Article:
From everything we garnered in the opening essay of Place (Dean and Millar 2005) that we looked at in Exercise 1, I would say that Vatnajökull definitely meets all the criteria we came up with. It is a beautiful site, anyone can see that from some of the photographs that have been taken of it over the years, bit Paterson’s piece allows people to really connect with it, and with the tragedy of its shrinking, giving us an emotional response, so it becomes more to us than just a beautiful looking area, or a place on the map taht we’ll never visit.

The final question was about Paterson’s use of text. In Vatnajökull, the original text was purely just the neon phone number on the wall. It was really the only tangible thing to show people, so she had to make it stand out to encourage them to call. In later exhibitions, the phone book was added to the display, detailing every number who rang, where they were calling from, and how long they stayed on the line for.

Paterson has other pieces which are purely text based, for instance, The Dying Star Letters (2011-). Paterson is alerted every time a star dies, and wherever she is in the world, she sits down and writes a letter to a pre-determined recipient, informing them of the death. The letters are written on different stationery, and between 3 and 150 were written every week. The letters themselves are the exhibit when this work is shown in a gallery. There is a sense of irony here in that art is being made by letter writing, and letter writing itself is a dying art.

She has a piece of artwork titled Ideas (2015-) which is ongoing – a lifelong project, according to her website. The ideas are short sentences, made into a solid form of cast silver. They are described as ‘half formed notions’ and ‘works to exist in the imagination’. The sentences read things such as; ‘A wave machine hidden inside the sea’; ‘An ice rink of frozen water from every glacier’; ‘A beach made with sand from hourglasses’; and ‘A place that exists only in moonlight’. They are often displayed on the gallery walls where her other works are exhibited, presumably as thought provoking punctuations to her other pieces.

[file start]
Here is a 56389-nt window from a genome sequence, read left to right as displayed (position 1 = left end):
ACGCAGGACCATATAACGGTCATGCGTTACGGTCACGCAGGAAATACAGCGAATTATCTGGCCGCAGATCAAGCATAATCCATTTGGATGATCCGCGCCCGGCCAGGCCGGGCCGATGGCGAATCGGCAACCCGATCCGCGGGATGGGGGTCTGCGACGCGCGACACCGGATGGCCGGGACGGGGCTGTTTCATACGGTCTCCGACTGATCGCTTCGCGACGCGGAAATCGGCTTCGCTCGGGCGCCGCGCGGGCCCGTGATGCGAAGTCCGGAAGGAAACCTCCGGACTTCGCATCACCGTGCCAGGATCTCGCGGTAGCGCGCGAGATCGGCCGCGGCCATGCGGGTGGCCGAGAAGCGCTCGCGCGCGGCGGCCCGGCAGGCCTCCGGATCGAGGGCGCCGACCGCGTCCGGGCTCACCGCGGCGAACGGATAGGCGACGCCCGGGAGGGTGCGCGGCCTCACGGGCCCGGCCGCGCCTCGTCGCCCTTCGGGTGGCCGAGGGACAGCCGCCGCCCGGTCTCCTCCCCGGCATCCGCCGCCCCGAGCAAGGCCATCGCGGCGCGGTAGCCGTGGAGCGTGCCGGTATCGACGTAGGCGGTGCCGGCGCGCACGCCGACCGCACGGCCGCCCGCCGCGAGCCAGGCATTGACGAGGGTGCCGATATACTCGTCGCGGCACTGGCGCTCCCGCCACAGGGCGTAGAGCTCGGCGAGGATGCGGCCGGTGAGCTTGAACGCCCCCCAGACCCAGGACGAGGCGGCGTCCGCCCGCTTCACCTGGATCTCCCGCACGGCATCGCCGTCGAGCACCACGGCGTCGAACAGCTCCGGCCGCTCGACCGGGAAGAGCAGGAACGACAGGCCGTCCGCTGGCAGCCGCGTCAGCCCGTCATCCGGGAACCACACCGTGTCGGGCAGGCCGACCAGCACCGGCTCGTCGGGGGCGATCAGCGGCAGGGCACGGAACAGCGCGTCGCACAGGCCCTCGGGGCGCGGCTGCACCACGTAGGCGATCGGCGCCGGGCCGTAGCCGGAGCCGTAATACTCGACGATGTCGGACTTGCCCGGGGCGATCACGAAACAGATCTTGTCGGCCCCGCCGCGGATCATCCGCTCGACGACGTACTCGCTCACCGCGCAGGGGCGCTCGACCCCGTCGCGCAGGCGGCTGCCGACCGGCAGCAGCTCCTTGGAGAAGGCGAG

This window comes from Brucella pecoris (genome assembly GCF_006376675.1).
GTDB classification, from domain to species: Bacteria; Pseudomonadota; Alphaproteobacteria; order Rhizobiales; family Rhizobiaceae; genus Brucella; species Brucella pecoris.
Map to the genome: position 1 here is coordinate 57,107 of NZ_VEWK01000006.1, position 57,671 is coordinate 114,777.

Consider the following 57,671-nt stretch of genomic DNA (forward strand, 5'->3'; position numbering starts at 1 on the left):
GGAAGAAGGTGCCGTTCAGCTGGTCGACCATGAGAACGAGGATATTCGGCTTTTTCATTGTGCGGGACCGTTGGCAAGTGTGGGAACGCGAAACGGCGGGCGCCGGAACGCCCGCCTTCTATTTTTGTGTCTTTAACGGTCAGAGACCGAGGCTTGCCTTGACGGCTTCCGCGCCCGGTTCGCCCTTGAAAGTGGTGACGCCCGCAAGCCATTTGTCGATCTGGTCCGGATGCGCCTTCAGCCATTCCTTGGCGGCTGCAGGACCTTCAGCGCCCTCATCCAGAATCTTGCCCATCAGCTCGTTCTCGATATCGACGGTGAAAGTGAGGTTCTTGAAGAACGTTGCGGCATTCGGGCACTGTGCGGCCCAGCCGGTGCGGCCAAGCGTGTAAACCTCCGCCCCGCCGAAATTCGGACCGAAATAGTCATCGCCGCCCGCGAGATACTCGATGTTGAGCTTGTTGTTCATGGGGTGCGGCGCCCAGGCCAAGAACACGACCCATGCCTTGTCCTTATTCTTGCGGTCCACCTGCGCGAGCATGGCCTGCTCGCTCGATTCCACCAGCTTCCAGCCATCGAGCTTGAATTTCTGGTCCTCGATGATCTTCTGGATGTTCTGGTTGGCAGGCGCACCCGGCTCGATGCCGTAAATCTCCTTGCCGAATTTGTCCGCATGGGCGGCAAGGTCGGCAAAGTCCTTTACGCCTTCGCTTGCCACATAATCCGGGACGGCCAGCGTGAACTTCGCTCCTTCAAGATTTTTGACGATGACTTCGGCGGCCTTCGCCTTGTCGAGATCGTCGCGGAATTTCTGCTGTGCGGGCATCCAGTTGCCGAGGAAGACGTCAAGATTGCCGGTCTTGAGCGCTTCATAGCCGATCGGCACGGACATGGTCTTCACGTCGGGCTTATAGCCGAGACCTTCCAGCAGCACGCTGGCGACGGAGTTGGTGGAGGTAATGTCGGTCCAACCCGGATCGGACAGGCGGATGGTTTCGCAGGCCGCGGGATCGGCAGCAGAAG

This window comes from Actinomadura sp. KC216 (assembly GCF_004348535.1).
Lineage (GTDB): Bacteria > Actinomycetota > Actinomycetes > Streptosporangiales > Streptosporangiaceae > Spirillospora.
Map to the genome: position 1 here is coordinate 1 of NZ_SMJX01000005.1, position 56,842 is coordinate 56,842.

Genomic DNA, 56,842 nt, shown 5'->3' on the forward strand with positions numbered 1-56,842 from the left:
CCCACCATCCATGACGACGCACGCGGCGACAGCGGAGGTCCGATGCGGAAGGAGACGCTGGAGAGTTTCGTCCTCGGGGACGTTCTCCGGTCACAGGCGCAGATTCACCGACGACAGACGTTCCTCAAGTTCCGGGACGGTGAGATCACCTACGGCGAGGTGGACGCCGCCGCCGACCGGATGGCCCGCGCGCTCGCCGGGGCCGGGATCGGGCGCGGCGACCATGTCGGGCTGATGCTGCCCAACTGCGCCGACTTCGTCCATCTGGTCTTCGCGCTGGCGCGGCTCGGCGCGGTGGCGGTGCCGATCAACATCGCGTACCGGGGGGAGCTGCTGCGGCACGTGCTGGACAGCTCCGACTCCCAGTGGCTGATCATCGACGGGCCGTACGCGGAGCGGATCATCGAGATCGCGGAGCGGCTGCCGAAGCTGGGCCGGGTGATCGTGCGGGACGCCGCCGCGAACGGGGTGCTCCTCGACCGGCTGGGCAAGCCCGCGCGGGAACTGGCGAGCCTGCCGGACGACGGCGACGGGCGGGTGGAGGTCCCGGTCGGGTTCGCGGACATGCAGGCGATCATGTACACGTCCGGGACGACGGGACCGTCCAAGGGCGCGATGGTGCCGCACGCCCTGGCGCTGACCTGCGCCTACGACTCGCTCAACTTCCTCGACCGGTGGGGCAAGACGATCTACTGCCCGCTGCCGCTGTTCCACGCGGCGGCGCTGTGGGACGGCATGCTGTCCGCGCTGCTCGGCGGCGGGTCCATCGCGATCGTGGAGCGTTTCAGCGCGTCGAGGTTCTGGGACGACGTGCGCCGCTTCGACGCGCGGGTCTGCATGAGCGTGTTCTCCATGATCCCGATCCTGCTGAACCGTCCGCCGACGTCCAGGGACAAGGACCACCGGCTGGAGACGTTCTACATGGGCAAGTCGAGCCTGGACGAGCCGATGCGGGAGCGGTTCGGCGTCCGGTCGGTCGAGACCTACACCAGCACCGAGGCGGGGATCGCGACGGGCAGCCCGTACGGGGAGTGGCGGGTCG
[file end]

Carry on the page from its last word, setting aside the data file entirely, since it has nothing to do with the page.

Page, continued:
A 2019 piece of Paterson’s has a title coming directly from one of the ‘Ideas’ – A Place That Exists Only in Moonlight. This is a book that is part of Ideas, and comprises of many such poetic phrases. There are no pictures, but over 100 double spread white pages which contain short sentences concerning ‘the landscape, the universe, or an expanded sense of earthly and geological time’. Like Ideas, the phrases within the book are meant to take shape in the mind of whoever is reading them. Some examples are ‘A fountain drawing water from each ocean’s deepest point’ and ‘Objects coated in gold, extracted from shooting stars.’ The book is actually available to buy for £30, so anyone can own it, and the cover is printed from cosmic dust (a mixture of moondust, dust from Mars, shooting stars, ancient meteorites and asteroids). It was published at the same time as Paterson’s new Turner Contemprary exhibition began,a nd some of the phrases are displayed on the walls in sterling silver. There is an interesting essay by James Attlee available on the exhibition’s website and, in it, Paterson says that many of the ideas behind her artworks begin as a phrase just like those in Ideas.